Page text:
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Colorado Vote To Abolish Slavery

PostPosted: October 16th, 2018, 11:51 am
by toucana
Ummm - Didn’t they do that already, about 150 years ago ? You might well ask.

The answer is both yes and no. Colorado first became an independent territory in 1861 just as the Civil War was taking hold. The city of Colorado Springs was founded by General William Jackson Palmer who was a strong abolitionist. But Colorado didn’t become a state until 1876 when President Ulysses Grant signed proclamation 230 admitting Colorado to the Union as the 38th state. It became known as the ‘Centennial State’ because it became a state exactly 100 years after the signing of the US Declaration of Independence in 1776.

The problem was that when Colorado drafted its new state constitution, like many other new states, it borrowed the text of the existing 13th Amendment from the Federal constitution (the amendment rapper Kanye West wants to abolish) which passed into law in 1865 and included a provision that was copied into the constitution of Colorado as follows:
Section 26 - Slavery prohibited. There shall never be in this state either slavery or involuntary servitude, except as a punishment for crime, whereof the party shall have been duly convicted.

The question of removing this qualification about “except as a punishment for crime” was first raised in a state ballot in the Colorado legislature in 2016, but attempts to remove the offending part of Section 26 were thwarted amidst concern over the possible impact of the change on the perceived legality of prisoner work programs in the Colorado state penitentiary system.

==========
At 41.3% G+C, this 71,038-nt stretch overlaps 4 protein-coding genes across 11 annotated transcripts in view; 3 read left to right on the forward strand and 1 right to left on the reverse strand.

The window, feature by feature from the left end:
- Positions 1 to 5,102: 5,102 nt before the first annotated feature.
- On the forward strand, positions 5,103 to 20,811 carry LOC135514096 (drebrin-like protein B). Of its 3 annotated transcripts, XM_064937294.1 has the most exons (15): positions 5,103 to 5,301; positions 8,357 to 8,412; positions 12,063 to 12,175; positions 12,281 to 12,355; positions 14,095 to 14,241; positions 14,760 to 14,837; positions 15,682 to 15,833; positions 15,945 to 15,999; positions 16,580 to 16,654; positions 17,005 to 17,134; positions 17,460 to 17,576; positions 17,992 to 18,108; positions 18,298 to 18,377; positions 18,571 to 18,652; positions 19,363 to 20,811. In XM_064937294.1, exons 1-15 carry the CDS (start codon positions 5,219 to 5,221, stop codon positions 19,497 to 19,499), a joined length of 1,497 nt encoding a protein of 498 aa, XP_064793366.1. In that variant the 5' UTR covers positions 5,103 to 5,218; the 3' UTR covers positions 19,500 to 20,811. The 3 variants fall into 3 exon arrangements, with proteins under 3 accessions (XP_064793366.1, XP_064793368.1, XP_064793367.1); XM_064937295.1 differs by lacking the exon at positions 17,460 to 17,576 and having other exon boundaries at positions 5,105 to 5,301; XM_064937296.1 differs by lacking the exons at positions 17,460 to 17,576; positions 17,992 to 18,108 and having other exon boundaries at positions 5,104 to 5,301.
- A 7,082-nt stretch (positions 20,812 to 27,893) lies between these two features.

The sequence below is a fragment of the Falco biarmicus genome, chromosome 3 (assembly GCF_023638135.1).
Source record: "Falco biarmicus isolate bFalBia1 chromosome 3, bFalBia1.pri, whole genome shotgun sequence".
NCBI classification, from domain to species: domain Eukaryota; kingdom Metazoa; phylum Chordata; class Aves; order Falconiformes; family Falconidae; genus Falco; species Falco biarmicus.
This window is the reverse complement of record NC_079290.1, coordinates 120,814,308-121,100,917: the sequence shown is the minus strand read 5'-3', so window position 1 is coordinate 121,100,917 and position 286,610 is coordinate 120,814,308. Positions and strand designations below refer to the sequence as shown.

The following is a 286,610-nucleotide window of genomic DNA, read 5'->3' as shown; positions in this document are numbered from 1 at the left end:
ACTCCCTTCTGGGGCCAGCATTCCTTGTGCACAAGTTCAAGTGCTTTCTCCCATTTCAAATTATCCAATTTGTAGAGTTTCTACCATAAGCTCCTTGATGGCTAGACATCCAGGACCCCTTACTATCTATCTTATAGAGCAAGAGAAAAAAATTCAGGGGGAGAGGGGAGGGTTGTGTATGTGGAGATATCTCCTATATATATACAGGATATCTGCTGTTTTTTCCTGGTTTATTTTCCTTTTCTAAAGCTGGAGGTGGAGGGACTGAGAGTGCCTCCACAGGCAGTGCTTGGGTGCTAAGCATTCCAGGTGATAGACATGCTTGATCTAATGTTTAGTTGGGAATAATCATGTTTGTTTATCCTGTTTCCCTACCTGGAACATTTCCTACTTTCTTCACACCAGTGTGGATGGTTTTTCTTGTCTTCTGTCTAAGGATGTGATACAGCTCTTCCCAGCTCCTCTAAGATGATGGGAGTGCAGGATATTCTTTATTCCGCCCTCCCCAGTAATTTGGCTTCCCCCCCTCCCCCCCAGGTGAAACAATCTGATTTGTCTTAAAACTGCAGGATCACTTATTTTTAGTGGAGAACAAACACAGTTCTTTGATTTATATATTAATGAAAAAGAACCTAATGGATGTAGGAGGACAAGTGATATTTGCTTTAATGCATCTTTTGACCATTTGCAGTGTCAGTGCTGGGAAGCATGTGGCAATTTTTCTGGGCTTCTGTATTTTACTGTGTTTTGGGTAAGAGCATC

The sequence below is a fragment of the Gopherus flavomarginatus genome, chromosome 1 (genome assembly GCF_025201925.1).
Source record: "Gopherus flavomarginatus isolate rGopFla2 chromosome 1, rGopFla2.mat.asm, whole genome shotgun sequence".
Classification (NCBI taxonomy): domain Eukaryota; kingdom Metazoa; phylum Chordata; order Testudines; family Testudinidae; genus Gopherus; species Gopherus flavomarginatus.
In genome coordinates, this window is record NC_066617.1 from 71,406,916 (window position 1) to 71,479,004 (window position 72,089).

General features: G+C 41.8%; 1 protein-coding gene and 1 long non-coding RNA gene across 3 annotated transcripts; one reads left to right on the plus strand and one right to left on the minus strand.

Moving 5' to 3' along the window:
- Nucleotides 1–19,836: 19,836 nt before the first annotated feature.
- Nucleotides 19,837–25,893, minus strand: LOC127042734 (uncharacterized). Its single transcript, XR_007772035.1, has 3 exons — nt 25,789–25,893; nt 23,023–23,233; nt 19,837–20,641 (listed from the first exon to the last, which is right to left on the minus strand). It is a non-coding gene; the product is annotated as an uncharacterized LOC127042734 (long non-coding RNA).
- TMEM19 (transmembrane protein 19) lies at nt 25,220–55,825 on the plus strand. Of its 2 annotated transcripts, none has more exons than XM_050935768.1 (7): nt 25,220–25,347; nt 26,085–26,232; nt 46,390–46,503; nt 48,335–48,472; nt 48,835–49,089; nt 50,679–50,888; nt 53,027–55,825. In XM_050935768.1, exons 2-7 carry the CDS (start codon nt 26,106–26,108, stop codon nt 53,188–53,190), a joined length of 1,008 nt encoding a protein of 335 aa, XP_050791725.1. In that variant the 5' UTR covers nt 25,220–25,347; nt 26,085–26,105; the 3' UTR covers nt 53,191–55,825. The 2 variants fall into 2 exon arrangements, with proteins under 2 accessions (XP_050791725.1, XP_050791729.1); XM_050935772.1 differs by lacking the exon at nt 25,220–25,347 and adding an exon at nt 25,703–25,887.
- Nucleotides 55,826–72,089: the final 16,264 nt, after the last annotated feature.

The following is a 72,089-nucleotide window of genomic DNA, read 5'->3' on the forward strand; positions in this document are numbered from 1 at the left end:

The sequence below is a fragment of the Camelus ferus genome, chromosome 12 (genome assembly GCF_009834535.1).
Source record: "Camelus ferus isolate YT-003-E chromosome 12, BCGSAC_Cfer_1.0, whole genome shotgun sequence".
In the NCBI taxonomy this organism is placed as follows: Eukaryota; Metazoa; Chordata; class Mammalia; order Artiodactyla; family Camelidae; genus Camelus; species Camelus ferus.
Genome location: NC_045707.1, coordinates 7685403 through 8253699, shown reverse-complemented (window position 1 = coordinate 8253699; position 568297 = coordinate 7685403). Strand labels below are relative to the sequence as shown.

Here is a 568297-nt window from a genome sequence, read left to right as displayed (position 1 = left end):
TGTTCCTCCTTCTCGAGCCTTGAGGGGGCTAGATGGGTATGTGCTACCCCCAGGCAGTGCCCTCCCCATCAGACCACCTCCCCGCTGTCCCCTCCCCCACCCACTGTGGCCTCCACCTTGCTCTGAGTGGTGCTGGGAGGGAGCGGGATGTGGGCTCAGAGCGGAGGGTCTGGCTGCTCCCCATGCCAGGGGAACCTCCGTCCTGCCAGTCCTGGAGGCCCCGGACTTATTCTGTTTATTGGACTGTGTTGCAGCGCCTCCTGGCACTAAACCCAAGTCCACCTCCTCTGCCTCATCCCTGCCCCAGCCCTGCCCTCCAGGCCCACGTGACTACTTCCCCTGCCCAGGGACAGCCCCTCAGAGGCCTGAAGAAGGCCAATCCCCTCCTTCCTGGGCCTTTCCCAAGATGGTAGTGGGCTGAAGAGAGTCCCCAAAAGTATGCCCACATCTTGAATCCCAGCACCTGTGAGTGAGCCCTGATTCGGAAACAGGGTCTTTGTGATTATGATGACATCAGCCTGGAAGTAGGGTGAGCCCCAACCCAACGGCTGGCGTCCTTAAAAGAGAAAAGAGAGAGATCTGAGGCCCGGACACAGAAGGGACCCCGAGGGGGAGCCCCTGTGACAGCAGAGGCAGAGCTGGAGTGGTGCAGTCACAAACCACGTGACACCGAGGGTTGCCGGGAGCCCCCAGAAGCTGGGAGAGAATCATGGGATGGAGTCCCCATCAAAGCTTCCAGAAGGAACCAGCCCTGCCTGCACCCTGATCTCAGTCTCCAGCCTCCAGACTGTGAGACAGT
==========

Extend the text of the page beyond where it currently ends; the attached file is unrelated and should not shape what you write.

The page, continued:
Two years later in 2018 Caitlin Trussel, a spokesperson of the ‘Together Colorado’ movement hopes a new ballot on the issue will succeed this time.

Re: Colorado Vote To Abolish Slavery

PostPosted: October 16th, 2018, 12:05 pm
by TheVat
The continued practice of slavery in the U.S. by means of the penal system has been well-documented. In the South especially, it was routine to convict African-Americans on trifling offenses, given them jail time, and put them on chain gangs. I think the chains have largely been phased out, but using prisoners for cheap labor is still going on. Some historians theorize that formerly harsh marijuana laws were first enacted when MJ use was predominantly in the black population - this created a new class of felony convictions for small infractions that allowed large scale incarceration of blacks, forced servitude, and disenfranchisement. Whatever the actual intent of those profiting from this system, it did succeed at giving some states good-sized labor pools for nasty jobs.